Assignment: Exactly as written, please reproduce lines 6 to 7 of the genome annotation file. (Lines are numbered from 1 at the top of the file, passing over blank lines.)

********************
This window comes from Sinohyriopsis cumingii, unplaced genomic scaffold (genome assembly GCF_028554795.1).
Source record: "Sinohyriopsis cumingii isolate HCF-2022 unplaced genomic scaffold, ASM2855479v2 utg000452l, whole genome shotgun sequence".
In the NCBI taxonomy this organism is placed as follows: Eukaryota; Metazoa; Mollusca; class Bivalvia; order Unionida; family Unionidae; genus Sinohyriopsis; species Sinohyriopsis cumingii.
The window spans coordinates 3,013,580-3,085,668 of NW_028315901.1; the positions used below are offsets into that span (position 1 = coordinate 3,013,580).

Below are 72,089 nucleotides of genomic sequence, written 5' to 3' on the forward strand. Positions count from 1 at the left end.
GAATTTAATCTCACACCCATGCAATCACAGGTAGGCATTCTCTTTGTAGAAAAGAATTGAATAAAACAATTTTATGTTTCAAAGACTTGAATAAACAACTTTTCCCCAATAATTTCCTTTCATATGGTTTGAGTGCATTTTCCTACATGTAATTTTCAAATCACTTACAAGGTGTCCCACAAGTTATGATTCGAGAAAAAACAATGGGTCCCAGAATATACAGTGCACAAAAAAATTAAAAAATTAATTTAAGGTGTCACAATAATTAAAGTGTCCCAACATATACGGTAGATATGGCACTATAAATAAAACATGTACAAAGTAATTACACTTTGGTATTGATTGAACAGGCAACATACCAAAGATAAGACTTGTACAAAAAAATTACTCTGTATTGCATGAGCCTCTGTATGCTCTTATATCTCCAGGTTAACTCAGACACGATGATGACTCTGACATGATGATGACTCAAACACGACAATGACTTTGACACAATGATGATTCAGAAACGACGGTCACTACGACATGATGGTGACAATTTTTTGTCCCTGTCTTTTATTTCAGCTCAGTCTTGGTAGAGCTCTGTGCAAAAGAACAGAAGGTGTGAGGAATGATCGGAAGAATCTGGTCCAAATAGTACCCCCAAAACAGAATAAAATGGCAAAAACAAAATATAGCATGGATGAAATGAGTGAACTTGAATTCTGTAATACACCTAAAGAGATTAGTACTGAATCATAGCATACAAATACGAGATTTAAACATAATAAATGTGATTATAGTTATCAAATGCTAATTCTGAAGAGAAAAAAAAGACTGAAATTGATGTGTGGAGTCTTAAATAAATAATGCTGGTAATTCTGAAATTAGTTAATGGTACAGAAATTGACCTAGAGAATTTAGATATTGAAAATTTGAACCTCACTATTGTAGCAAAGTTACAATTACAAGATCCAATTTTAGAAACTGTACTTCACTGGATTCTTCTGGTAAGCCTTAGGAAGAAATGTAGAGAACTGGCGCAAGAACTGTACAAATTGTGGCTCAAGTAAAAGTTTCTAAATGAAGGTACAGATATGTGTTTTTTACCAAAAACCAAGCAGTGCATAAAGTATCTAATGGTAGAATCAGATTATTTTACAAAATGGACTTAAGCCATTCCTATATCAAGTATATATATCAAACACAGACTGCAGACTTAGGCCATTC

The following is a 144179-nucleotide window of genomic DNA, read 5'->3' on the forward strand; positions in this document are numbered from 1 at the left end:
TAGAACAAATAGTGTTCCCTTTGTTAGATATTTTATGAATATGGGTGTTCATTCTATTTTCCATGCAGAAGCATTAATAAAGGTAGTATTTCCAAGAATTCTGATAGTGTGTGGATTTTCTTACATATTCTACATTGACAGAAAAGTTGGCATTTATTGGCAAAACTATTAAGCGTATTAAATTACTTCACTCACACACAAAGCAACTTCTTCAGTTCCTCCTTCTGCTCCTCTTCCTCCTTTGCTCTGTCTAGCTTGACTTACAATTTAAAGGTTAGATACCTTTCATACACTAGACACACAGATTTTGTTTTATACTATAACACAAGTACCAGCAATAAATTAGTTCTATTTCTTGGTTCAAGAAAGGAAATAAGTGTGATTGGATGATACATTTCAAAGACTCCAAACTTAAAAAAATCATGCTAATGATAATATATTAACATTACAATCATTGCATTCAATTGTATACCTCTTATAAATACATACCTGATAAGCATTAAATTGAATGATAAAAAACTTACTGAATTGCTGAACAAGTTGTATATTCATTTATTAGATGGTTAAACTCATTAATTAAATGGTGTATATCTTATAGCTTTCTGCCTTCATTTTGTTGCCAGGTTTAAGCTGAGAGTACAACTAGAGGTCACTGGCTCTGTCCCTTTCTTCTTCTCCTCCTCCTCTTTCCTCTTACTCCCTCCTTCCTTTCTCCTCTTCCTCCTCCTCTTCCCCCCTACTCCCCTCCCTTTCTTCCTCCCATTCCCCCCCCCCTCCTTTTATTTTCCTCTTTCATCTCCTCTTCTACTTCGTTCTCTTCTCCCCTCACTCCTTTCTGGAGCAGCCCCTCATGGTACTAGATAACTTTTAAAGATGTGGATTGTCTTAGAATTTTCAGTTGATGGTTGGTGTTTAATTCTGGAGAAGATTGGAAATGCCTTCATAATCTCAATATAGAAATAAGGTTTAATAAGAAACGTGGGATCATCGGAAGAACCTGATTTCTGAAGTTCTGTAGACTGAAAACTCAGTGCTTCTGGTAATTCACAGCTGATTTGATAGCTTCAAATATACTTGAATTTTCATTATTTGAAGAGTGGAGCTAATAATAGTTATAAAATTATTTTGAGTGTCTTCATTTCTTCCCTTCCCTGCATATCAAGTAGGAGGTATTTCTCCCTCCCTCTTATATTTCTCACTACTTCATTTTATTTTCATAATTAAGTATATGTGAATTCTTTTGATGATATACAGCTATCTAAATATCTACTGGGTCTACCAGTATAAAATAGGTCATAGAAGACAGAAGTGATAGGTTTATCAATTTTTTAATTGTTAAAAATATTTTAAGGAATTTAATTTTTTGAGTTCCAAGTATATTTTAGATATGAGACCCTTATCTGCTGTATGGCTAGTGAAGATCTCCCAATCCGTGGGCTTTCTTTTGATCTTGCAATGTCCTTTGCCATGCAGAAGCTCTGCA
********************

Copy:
GAATTTAATCTCACACCCATGCAATCACAGGTAGGCATTCTCTTTGTAGAAAAGAATTGAATAAAACAATTTTATGTTTCAAAGACTTGAATAAACAACTTTTCCCCAATAATTTCCTTTCATATGGTTTGAGTGCATTTTCCTACATGTAATTTTCAAATCACTTACAAGGTGTCCCACAAGTTATGATTCGAGAAAAAACAATGGGTCCCAGAATATACAGTGCACAAAAAAATTAAAAAATTAATTTAAGGTGTCACAATAATTAAAGTGTCCCAACATATACGGTAGATATGGCACTATAAATAAAACATGTACAAAGTAATTACACTTTGGTATTGATTGAACAGGCAACATACCAAAGATAAGACTTGTACAAAAAAATTACTCTGTATTGCATGAGCCTCTGTATGCTCTTATATCTCCAGGTTAACTCAGACACGATGATGACTCTGACATGATGATGACTCAAACACGACAATGACTTTGACACAATGATGATTCAGAAACGACGGTCACTACGACATGATGGTGACAATTTTTTGTCCCTGTCTTTTATTTCAGCTCAGTCTTGGTAGAGCTCTGTGCAAAAGAACAGAAGGTGTGAGGAATGATCGGAAGAATCTGGTCCAAATAGTACCCCCAAAACAGAATAAAATGGCAAAAACAAAATATAGCATGGATGAAATGAGTGAACTTGAATTCTGTAATACACCTAAAGAGATTAGTACTGAATCATAGCATACAAATACGAGATTTAAACATAATAAATGTGATTATAGTTATCAAATGCTAATTCTGAAGAGAAAAAAAAGACTGAAATTGATGTGTGGAGTCTTAAATAAATAATGCTGGTAATTCTGAAATTAGTTAATGGTACAGAAATTGACCTAGAGAATTTAGATATTGAAAATTTGAACCTCACTATTGTAGCAAAGTTACAATTACAAGATCCAATTTTAGAAACTGTACTTCACTGGATTCTTCTGGTAAGCCTTAGGAAGAAATGTAGAGAACTGGCGCAAGAACTGTACAAATTGTGGCTCAAGTAAAAGTTTCTAAATGAAGGTACAGATATGTGTTTTTTACCAAAAACCAAGCAGTGCATAAAGTATCTAATGGTAGAATCAGATTATTTTACAAAATGGACTTAAGCCATTCCTATATCAAGTATATATATCAAACACAGACTGCAGACTTAGGCCATTC

The following is a 144179-nucleotide window of genomic DNA, read 5'->3' on the forward strand; positions in this document are numbered from 1 at the left end: